It takes what feels like FOR FUCKING EVER for all the pieces of the cloak-and-dagger setup to be laid out, so much so that I’m pretty sure there were just way too many storylines wrapping in and around each other, tying me up – and not in the fun, sexy way.
Once the chessboard is set, the “thriller” aspect starts and ultimately turns into what feels like a Dan Brown novel on Xanax mixed with some over-the-top silly moments.
My favourite part is when political opponents get together and all confront each other with dossiers of compromising photos. You got some on me?! But I got some on you!
Like I said, I read this because I like Jake Tapper. I live for his commentary in these dystopian times. I think he’s smart and politically savvy and honest. All of that shines through in this novel. In this world, he knows what the fuck he’s talking about, that’s for sure.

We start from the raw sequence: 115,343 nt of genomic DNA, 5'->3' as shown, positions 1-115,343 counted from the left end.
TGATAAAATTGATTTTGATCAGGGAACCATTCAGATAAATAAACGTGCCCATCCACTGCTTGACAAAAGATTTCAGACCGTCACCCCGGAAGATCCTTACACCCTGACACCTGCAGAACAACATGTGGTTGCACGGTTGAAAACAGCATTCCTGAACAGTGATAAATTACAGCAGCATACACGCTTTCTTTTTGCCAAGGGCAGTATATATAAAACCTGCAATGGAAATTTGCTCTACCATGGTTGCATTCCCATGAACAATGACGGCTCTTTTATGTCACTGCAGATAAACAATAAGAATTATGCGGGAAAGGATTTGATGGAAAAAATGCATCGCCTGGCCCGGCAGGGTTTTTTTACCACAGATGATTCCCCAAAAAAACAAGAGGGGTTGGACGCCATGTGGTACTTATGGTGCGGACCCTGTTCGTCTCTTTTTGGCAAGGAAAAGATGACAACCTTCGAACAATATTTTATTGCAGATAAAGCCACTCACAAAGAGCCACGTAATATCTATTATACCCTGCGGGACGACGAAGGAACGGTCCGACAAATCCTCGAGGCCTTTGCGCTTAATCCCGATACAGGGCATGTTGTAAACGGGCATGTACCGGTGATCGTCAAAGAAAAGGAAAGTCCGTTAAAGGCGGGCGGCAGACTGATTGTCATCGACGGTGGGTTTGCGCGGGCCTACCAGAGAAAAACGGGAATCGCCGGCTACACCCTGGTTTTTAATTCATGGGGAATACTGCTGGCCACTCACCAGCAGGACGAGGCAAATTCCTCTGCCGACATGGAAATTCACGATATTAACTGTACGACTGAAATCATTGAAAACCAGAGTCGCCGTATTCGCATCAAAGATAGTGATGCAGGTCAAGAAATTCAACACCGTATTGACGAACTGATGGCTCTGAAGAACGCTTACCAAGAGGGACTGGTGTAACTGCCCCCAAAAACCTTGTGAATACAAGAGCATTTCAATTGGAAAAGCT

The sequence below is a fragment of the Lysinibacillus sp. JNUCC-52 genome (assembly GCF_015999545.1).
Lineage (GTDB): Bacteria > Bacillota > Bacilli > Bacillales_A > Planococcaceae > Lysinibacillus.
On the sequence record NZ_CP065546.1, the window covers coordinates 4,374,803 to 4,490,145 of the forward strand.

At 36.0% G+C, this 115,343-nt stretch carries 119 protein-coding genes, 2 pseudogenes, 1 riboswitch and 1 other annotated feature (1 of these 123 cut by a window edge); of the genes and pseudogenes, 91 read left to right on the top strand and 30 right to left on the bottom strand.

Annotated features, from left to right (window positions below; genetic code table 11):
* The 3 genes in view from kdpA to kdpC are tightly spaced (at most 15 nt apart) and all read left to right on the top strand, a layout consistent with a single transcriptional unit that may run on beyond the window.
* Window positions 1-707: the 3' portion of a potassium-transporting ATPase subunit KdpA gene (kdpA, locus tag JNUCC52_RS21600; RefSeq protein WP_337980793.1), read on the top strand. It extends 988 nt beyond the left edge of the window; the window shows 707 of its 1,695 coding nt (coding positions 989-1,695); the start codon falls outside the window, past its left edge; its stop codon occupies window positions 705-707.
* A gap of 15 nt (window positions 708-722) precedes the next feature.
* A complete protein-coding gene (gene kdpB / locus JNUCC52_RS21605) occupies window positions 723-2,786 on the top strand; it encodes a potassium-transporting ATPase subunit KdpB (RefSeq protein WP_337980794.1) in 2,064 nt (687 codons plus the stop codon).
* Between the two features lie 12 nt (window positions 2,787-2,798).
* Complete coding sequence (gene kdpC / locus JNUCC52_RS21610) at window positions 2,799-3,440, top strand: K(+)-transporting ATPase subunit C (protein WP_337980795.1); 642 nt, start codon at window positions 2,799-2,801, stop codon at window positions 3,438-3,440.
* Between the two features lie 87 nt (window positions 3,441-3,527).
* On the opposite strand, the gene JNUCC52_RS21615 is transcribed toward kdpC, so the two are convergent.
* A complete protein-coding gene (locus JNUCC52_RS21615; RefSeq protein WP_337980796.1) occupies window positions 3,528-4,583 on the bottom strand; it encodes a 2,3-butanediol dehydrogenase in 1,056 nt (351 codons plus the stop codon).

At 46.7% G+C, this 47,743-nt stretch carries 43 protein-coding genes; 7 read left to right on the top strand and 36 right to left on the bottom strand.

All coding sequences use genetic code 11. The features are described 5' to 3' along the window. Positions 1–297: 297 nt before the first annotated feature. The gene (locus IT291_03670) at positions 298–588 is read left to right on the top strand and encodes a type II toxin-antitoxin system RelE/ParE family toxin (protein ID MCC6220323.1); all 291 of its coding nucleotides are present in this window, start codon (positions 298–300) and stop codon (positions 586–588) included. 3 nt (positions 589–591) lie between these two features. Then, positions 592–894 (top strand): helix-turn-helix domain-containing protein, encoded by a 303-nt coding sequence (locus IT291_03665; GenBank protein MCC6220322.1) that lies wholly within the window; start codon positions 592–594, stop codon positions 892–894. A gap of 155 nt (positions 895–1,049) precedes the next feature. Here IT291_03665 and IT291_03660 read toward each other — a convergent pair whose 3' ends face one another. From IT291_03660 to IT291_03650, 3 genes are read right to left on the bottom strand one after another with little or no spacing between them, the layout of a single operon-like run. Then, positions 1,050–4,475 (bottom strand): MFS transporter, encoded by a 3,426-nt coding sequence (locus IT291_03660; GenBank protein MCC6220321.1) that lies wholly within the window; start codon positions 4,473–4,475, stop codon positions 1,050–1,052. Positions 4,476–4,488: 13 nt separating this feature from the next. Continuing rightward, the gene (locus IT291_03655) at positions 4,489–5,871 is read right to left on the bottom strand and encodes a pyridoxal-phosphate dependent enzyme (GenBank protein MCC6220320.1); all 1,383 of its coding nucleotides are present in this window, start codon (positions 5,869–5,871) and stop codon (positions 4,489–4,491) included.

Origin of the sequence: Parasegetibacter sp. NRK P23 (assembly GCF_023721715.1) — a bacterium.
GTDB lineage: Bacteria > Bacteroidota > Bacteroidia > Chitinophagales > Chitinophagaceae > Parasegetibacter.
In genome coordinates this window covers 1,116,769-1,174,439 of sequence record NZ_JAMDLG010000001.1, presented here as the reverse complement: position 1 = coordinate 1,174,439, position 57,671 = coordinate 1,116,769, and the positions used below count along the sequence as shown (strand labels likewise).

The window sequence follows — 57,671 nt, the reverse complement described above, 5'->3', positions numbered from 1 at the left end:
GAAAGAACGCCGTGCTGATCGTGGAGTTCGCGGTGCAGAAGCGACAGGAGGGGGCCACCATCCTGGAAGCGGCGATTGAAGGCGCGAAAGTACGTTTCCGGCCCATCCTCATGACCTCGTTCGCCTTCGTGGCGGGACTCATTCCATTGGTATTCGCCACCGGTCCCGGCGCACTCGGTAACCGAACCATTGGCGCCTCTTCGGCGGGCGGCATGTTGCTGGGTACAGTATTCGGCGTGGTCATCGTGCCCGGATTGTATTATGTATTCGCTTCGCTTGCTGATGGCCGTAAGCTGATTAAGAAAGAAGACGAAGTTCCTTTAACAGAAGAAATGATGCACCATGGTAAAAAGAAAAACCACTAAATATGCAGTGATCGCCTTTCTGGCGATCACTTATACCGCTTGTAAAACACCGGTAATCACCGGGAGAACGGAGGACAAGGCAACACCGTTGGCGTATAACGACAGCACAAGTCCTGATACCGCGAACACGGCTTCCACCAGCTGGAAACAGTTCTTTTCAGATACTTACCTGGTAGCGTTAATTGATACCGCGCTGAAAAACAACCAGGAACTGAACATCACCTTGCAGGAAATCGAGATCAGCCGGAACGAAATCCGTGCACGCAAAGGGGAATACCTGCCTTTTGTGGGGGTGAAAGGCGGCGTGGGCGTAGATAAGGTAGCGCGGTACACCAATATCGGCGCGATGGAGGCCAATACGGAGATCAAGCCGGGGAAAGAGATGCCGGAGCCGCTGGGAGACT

I’m self-reflective enough to know this would 100% be an interesting read for the right audience. But despite my Tapper love, I am not that audience.
My rating reflects my attempts to be fair, but otherwise, it would be maybe 2 stars?
The debut political thriller from Jake Tapper, CNN’s chief Washington correspondent and the New York Times bestselling author of The Outpost — 1950’s D.C. intrigue about a secret society and a young Congressman in its grip.
Charlie Marder is an unlikely Congressman. Thrust into office by his family ties after his predecessor died mysteriously, Charlie is struggling to navigate the dangerous waters of 1950s Washington, DC, alongside his young wife Margaret, a zoologist with ambitions of her own. Amid the swirl of glamorous and powerful political leaders and deal makers, a mysterious fatal car accident thrusts Charlie and Margaret into an underworld of backroom deals, secret societies, and a plot that could change the course of history. When Charlie discovers a conspiracy that reaches the highest levels of governance, he has to fight not only for his principles and his newfound political career…but for his life.